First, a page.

Data Jammers

Data Jammers combines three of my favourite things. Digital Eel, Motorways and a Kenta Cho circa 2005-6 aesthetic. Honestly, if you really want to know the way to my heart, it’s not flowers, it’s things that go brum brum vroom in cod-neon colours.

Obviously if you can make some flowers that go brum brum vroom in cod-neon colours then maybe we can talk about that but until then, Datajammers it is.

brum brum vroom in cod-neon colours

There’s a whole load of obligatory silly plot guff but the game essentially boils down to, as my good chum Lewie puts it, “going along a futuristic motorway really quickly”.

And that’s pretty much what you’ll be doing for most of Data Jammers. You’ll be going along a futuristic motorway really quickly. Of course, that the motorway bends and twists and splits off in the most hypnotic and curious of ways leaving you often dazzled at how criminally difficult this place would be for SCS to build a new Eurotruck Simulator game around is also a thing.

Of course, there’s the obligatory enemies too. It wouldn’t be a neon-soaked arcade game without enemies, right? (This is videogames, Rob. I don’t think you need to even ask this – Ed)

At first you’re just kinda avoiding a bit of traffic and the odd dumb enemy that comes drifting down lanes towards you but level by level Data Jammers introduces new hazards to dodge, electronic scorpion shaped things with their stingy eye on doing you in through the face, holes in the road (with traffic barriers because even in the future, safety first), traffic cones, pushy zoomy things and all the other things you’re sure to find on the future information superhighway taken way too literally including bosses that amazingly aren’t rubbish like most bosses. Admittedly, they’re not the highlight of the game either but I’ve seen worse.


What strikes me though is that everyone else in the game is in a car or robo-vehicle of some kind and you, the player, are bouncing around this high speed way-too-literal information superhighway in what looks like some sort of rubber ring. I know you’re an elite commando (because videogames) but treating this dangerous, twisty turny future roadway like a swimming lesson? Well now. There’s no need to show off.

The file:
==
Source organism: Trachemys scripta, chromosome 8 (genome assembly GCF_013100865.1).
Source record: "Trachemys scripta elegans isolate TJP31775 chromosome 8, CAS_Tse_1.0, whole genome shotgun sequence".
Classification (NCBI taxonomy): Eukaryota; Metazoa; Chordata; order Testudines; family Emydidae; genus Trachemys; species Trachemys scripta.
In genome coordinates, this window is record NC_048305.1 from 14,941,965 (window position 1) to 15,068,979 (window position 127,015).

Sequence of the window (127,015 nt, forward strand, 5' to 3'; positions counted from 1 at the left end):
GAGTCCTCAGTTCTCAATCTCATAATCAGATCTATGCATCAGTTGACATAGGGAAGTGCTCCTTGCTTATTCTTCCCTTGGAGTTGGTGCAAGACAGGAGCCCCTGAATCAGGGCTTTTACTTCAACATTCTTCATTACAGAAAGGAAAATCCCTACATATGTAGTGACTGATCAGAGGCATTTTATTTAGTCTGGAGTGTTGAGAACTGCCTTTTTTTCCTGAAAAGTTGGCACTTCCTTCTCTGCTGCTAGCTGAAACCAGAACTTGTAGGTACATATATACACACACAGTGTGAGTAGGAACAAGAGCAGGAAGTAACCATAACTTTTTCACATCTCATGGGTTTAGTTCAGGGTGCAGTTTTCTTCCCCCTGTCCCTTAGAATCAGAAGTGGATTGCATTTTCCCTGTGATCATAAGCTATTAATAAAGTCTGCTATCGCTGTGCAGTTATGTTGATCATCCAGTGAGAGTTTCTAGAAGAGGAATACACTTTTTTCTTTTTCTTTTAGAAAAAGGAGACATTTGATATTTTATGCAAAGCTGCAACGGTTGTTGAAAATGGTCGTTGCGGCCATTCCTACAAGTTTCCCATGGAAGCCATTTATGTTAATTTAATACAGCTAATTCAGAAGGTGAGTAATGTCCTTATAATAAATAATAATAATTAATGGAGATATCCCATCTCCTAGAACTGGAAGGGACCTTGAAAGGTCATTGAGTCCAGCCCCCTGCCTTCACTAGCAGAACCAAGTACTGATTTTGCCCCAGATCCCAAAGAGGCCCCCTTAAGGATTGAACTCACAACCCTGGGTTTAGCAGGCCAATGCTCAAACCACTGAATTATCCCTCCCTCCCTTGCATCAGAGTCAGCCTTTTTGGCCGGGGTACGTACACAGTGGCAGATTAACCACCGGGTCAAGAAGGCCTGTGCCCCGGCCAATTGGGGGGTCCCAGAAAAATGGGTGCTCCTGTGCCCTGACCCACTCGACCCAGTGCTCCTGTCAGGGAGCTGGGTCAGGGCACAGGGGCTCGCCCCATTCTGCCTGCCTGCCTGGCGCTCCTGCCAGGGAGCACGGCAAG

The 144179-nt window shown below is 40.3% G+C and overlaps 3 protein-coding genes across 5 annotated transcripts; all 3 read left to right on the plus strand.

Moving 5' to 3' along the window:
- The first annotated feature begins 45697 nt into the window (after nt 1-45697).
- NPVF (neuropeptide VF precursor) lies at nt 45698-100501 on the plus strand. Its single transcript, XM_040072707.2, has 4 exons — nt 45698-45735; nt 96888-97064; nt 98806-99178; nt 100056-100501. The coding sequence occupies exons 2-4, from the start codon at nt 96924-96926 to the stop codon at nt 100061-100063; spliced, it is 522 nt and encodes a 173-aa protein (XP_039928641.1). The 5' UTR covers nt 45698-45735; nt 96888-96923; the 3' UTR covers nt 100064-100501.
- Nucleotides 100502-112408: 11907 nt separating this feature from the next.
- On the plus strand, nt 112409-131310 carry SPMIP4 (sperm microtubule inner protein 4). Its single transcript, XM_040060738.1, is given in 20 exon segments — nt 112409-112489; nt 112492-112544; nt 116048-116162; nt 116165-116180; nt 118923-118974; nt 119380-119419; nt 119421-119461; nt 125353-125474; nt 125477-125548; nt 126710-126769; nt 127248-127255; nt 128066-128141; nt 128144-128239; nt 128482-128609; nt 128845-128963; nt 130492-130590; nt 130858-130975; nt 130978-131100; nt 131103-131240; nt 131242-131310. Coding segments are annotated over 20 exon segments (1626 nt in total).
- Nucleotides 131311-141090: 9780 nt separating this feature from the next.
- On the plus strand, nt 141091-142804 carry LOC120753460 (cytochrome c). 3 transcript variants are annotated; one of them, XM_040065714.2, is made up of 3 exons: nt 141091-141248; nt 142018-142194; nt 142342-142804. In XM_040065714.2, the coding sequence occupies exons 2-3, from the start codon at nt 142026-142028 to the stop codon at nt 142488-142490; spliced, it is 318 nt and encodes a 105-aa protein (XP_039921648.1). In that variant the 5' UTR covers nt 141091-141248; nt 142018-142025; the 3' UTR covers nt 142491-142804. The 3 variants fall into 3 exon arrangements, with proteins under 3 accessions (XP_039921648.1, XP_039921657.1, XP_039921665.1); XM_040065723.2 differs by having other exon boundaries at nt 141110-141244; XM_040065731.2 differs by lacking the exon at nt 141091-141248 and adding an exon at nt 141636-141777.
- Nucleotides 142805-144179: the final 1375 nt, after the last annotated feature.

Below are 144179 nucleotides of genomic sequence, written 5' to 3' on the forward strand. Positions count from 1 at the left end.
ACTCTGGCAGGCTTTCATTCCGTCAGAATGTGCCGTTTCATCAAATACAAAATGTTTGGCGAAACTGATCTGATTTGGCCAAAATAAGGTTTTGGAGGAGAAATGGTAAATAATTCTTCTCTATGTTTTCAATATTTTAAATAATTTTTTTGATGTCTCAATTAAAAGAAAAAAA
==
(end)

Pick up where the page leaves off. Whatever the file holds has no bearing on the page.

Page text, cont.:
who needs boats when you’ve got a rubber ring

Digital Eel are clearly channelling Kenta Cho here and like a lot of Kenta Cho’s earlier videogames, it also feels like the kind of alternative universe arcade game that should have always been but never was.

It’s the same sort of territory that Yak explores in TxK to a large degree albeit less obvious a homage to a specific work. Data Jammers is more the Spy Hunter that came out in a world where vector games didn’t disappear down the plughole and Spy Hunter was made by someone who didn’t make it rubbish and without boats because who needs boats when you’ve got a rubber ring, yeah? And I dunno, there’s something about the ridiculous motorway/data stealing stuff that feels very 2000AD:The Videogame too, which is kinda OK really.

In some ways, it’s another videogame future we forgot to explore and someone finally went “you know, maybe…” a few years too late and in others, it feels like the kind of thing that could only be made in these here modern times. It’s very eighties and very now. I like that.


Whatever. It turns out that riding a twisty turny futuristic motorway in a rubber ring is kinda really cool anyway so I’d recommend Data Jammers just for that alone. That it looks and sounds pretty smart too? Well, that just seals the deal really. Go play it.